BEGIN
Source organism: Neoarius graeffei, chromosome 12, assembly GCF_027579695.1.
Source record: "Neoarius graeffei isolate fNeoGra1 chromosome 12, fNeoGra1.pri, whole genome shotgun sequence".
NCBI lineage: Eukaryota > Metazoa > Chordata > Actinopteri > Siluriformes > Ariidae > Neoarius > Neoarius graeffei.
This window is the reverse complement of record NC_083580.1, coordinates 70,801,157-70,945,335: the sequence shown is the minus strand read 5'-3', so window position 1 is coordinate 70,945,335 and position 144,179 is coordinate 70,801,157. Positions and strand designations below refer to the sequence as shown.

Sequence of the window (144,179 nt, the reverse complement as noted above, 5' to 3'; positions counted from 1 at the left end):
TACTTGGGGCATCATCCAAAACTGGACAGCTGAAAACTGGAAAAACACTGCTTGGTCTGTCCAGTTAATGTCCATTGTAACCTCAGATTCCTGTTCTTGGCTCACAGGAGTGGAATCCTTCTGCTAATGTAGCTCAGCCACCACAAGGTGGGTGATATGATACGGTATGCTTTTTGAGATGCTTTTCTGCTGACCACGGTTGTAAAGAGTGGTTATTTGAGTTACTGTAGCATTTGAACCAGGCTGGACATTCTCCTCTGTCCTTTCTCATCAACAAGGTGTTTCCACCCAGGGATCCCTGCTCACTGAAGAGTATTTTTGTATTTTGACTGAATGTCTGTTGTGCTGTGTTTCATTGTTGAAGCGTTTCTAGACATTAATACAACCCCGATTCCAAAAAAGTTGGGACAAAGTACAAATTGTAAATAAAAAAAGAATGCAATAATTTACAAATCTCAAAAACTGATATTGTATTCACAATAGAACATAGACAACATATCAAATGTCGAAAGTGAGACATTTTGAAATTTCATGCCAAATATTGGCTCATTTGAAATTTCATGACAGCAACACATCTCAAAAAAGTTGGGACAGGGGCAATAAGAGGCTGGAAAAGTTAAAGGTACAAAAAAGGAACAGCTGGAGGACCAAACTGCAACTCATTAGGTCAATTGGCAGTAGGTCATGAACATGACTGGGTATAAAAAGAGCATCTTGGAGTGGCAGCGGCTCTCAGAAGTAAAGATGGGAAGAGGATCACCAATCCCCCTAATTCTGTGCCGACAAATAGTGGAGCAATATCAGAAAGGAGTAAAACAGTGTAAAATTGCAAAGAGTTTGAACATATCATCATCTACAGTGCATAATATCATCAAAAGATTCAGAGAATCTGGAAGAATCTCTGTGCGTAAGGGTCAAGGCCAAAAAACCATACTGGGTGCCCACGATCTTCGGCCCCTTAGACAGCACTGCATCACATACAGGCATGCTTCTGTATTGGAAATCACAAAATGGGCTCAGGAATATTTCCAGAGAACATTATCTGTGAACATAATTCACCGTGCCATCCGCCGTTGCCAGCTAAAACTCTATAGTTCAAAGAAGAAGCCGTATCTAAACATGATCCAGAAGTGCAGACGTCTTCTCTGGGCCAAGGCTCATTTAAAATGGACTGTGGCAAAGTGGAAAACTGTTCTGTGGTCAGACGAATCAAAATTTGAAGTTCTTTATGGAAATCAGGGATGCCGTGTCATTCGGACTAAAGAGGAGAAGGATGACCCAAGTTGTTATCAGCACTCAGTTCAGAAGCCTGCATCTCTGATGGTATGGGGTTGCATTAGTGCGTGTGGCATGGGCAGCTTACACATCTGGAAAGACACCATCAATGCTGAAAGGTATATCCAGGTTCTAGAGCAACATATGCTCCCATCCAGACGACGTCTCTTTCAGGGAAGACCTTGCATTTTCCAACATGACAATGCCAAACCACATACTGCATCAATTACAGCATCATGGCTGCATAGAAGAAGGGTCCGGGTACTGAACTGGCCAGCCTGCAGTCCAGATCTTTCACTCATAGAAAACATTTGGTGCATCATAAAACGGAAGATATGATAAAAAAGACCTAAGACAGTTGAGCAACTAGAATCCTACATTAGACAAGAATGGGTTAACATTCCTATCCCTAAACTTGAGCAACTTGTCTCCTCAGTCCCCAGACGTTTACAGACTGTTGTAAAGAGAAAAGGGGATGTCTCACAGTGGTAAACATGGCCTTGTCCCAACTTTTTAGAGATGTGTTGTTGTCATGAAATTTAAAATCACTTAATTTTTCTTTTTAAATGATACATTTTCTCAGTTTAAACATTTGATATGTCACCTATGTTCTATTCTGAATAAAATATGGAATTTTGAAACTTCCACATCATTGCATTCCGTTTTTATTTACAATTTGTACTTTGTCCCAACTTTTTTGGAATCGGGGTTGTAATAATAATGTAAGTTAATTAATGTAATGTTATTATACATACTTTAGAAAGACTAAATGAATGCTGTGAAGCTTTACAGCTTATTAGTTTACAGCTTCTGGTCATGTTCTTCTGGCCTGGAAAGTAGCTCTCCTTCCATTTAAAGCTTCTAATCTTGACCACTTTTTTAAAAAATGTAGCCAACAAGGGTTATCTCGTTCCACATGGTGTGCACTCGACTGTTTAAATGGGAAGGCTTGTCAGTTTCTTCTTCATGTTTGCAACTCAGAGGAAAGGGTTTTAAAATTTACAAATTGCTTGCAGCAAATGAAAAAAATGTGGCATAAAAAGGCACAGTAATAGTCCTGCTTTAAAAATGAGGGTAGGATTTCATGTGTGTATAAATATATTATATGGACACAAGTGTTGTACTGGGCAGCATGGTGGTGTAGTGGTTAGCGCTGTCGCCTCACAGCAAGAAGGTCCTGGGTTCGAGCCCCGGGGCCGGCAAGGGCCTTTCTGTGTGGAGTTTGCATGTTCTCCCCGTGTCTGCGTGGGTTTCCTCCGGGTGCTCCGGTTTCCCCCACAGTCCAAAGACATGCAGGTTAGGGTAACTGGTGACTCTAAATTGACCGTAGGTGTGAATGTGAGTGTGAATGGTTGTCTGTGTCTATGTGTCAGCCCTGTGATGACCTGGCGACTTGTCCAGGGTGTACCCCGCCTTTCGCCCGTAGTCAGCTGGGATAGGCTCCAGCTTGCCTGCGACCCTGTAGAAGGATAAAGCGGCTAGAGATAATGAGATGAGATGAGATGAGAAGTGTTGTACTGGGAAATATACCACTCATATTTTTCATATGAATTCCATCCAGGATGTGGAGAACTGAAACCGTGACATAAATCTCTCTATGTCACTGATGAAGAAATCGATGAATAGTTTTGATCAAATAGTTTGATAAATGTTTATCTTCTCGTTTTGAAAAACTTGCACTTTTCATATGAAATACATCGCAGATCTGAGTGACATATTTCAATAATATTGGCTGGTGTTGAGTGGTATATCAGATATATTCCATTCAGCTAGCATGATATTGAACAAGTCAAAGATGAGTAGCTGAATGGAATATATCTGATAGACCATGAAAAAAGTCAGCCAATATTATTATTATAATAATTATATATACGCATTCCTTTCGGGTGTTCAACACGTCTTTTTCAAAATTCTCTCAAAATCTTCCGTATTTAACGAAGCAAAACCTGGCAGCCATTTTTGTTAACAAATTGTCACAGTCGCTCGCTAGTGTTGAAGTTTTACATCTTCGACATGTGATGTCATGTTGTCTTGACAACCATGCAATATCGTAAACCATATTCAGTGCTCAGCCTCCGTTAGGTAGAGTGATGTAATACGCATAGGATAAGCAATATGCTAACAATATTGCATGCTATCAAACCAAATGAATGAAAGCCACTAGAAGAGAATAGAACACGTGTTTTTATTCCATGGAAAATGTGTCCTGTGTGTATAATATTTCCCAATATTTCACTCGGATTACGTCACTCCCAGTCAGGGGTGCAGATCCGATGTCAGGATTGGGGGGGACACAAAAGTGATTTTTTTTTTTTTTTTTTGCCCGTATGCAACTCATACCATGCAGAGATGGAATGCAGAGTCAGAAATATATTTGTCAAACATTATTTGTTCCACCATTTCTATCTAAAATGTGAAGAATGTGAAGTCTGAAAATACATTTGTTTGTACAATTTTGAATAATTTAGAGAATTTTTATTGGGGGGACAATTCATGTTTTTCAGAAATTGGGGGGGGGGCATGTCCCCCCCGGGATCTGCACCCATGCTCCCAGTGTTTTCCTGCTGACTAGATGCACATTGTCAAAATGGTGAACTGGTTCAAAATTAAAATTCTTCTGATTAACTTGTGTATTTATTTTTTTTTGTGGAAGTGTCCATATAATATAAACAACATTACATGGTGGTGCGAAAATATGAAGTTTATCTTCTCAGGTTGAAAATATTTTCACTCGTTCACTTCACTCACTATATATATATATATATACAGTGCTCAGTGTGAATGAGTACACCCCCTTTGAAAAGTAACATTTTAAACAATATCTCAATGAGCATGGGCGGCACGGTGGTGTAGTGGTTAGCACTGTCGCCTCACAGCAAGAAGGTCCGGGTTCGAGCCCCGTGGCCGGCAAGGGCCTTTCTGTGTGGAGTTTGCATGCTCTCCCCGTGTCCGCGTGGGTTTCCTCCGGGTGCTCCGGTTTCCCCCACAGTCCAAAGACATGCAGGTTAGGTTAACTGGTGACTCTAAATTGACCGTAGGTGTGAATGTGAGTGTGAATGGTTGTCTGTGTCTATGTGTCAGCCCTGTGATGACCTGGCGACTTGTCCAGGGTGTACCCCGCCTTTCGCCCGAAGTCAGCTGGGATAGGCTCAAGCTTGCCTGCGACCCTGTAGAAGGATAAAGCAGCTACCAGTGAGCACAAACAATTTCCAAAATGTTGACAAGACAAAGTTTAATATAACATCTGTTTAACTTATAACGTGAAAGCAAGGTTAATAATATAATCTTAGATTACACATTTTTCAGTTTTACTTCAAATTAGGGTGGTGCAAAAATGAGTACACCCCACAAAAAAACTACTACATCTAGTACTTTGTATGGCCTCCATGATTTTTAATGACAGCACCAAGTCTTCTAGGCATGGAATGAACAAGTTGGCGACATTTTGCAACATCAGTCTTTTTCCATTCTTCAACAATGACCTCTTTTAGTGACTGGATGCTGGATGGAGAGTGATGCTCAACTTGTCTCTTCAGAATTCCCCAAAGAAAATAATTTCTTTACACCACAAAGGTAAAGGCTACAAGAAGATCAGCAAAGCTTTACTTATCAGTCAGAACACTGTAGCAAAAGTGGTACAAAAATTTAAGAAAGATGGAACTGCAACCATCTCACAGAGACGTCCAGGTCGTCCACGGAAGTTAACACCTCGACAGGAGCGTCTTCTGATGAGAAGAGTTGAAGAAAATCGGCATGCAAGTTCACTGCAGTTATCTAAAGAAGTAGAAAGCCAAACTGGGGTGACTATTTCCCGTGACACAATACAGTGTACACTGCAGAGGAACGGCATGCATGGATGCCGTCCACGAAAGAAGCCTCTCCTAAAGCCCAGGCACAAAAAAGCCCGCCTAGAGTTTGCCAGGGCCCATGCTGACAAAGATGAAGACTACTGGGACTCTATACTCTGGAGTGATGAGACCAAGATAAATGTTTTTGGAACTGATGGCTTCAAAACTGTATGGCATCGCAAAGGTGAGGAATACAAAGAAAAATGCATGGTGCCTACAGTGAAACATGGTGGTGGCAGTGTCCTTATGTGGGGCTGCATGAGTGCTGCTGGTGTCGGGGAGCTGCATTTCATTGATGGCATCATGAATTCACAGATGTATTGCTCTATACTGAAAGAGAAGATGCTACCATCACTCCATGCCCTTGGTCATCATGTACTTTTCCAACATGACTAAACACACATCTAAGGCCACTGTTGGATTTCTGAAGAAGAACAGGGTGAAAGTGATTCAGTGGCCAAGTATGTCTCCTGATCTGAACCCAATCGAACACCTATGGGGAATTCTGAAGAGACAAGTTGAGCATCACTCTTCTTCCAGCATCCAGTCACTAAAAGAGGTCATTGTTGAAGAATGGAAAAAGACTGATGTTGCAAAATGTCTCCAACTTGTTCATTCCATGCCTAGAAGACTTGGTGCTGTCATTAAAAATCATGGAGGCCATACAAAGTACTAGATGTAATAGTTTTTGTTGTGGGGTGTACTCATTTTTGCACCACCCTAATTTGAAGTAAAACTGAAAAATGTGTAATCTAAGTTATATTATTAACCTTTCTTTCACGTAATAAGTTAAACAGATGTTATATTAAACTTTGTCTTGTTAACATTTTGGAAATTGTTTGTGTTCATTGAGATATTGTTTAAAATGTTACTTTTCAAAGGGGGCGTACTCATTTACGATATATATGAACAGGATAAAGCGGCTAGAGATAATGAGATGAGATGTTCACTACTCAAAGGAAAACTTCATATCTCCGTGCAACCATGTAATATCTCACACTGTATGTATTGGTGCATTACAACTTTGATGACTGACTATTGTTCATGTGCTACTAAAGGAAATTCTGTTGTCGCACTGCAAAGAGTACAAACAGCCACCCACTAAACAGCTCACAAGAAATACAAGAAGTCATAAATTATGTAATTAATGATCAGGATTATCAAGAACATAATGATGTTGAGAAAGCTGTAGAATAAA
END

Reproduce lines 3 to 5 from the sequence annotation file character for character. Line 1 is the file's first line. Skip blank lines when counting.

NCBI lineage: Eukaryota > Metazoa > Chordata > Actinopteri > Siluriformes > Ariidae > Neoarius > Neoarius graeffei.
This window is the reverse complement of record NC_083580.1, coordinates 70,801,157-70,945,335: the sequence shown is the minus strand read 5'-3', so window position 1 is coordinate 70,945,335 and position 144,179 is coordinate 70,801,157. Positions and strand designations below refer to the sequence as shown.

Sequence of the window (144,179 nt, the reverse complement as noted above, 5' to 3'; positions counted from 1 at the left end):